Holy Week isn’t easy for parents. One of the more challenging questions is how to observe – and discuss – the events commemorated on Good Friday.
It’s never too late – or too early – to begin a family tradition of worship on Good Friday. Good Friday worship is seldom convenient, coming in the middle of a workday or the end of a work week. But if we plan to celebrate Christ’s resurrection, it is only right to observe Christ’s death as well.
There are lessons for our children – and ourselves – in this liturgy. The flower-filled Easter service is more joyful and remarkable when children can remember the somber Good Friday service in the empty sanctuary. The turn from death to resurrection, despair to hope, death to life, teaches children the faith as nothing else can – and equips them for life in the process.
But Good Friday worship, especially with small children, can mean challenging conversations. Children are often natural theologians, ready to wonder about and ponder the mysteries of God. Adults can get nervous about hard faith conversations, but there’s no need.
Here are some resources to help you think through the questions before they arise:
From our archives: Talking about the Cross with Young Children
The cross is God’s great love letter to the world. It is no accident that crucifixion involves outstretched arms. Jesus literally died in the posture of embrace – as if he was answering the question, “How much does God love and forgive us?”
“This much,” Jesus says.
From Building Faith’s Good Friday Through the Eyes of a Child…
Jesus proclaimed God’s forgiveness from the cross as he was dying. He forgave Peter, who had denied him, and those who caused his death, and he will forgive us for all that we do that hurts others. That’s why Good Friday is good.
As God was with Jesus in his suffering, he is with us when we suffer.
From Wendy Claire Barrie, Why We Call Good Friday Good:
We are Easter people because we have been to the cross and the grave and we know the promise God makes to us in Jesus: God’s power and grace can transform anything; God’s love is stronger than the cross, stronger than death itself.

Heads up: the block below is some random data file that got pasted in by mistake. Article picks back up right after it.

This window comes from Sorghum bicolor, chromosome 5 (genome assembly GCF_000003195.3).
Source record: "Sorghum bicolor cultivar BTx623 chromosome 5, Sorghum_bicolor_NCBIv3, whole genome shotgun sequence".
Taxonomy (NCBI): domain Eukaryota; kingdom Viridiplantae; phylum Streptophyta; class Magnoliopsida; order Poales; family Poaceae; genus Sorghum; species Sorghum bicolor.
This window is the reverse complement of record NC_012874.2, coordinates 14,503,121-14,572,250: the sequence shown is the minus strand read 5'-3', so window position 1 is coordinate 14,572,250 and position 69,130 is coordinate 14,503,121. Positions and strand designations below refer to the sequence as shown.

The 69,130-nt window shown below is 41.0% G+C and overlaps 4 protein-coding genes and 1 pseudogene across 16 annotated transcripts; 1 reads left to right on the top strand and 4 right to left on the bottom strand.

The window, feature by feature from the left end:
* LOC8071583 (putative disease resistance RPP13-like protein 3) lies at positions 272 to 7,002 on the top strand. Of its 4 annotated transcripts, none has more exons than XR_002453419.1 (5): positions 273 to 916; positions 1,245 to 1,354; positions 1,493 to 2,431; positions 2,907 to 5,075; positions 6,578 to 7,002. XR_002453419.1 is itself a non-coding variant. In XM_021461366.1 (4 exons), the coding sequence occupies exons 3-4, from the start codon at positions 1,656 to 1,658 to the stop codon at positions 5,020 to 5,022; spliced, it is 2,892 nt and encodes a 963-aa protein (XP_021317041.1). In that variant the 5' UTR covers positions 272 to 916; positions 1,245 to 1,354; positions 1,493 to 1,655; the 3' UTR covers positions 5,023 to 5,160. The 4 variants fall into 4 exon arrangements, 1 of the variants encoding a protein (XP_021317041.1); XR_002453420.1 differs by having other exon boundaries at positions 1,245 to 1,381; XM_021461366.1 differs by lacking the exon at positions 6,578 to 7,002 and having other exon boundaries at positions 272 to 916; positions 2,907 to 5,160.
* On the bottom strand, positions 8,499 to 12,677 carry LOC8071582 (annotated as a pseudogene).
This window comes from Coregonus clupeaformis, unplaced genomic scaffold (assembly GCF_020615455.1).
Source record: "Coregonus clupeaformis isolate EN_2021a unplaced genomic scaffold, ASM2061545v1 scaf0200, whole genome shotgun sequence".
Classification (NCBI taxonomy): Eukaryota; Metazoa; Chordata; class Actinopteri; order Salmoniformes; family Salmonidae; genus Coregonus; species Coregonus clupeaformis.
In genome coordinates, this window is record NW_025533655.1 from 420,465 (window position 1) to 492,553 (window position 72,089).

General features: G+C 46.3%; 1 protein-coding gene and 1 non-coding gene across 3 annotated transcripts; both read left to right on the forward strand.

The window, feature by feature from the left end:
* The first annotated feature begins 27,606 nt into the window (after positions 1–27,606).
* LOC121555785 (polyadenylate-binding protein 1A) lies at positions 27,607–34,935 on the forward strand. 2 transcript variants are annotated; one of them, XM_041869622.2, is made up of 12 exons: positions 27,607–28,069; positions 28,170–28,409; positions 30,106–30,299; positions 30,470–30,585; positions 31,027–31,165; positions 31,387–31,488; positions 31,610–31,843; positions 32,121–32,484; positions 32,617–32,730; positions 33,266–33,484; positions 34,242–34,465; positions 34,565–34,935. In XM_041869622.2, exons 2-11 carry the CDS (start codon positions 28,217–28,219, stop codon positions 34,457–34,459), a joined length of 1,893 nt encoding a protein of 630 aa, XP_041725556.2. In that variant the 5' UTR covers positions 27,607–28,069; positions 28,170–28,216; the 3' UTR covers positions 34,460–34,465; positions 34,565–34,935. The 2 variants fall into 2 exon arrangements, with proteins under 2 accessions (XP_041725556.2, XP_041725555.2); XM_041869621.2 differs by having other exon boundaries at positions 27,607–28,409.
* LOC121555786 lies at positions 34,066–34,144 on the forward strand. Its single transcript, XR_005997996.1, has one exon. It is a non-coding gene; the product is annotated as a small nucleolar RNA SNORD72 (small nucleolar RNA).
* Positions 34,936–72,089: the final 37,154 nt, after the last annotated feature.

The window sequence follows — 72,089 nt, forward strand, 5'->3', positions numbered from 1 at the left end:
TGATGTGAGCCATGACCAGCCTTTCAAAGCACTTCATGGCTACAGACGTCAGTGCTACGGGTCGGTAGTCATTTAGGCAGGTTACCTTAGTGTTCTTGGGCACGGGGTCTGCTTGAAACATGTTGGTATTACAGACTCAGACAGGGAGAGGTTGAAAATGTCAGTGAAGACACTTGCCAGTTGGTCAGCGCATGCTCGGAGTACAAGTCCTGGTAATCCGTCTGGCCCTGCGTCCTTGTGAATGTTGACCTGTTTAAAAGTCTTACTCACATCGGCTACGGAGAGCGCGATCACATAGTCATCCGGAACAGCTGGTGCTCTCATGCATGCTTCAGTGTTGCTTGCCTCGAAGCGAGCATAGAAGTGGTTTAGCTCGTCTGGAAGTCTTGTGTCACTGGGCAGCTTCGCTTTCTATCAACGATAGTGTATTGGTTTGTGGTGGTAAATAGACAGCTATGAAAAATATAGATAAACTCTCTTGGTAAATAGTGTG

From Building Faith’s Holy Week, the Cross, and Children:
Children – even very young ones – know that bad things happen. The Easter message is that good always triumphs over evil – even if it doesn’t seem to at the moment. This is a message children can hear and understand.
In case you need encouragement to take kids to church…
From our archives: The First Secret of a Pew Whisperer: Being There
In our baptismal vows, we promise to share the Good News with others; as parents, our primary mission field is our own kids. For us it all begins in worship. It begins with raising our girls into their baptismal identity as people who praise—giving them tools to claim their place within the worshiping people of God.
And one other idea…
When my children were still in elementary school, we observed Good Friday using the Good Friday Liturgical Tea menu from Alice Gunther’s Cottage Blessings site. The church marks Good Friday as a fast day; this is more an accumulation of snacks than a meal. It was educational, nutritious, and engaging.
However you observe Good Friday, may God’s grace and mercy be evident to you.
A Prayer for Today
Almighty God, we pray you graciously to behold this your family, for whom our Lord Jesus Christ was willing to be betrayed, and given into the hands of sinners, and to suffer death upon the cross; who now lives and reigns with you and the Holy Spirit, one God, for ever and ever. Amen.
How do you observe Good Friday? with children?
as always, thank you for this round up! will help enormously for next year parish planning.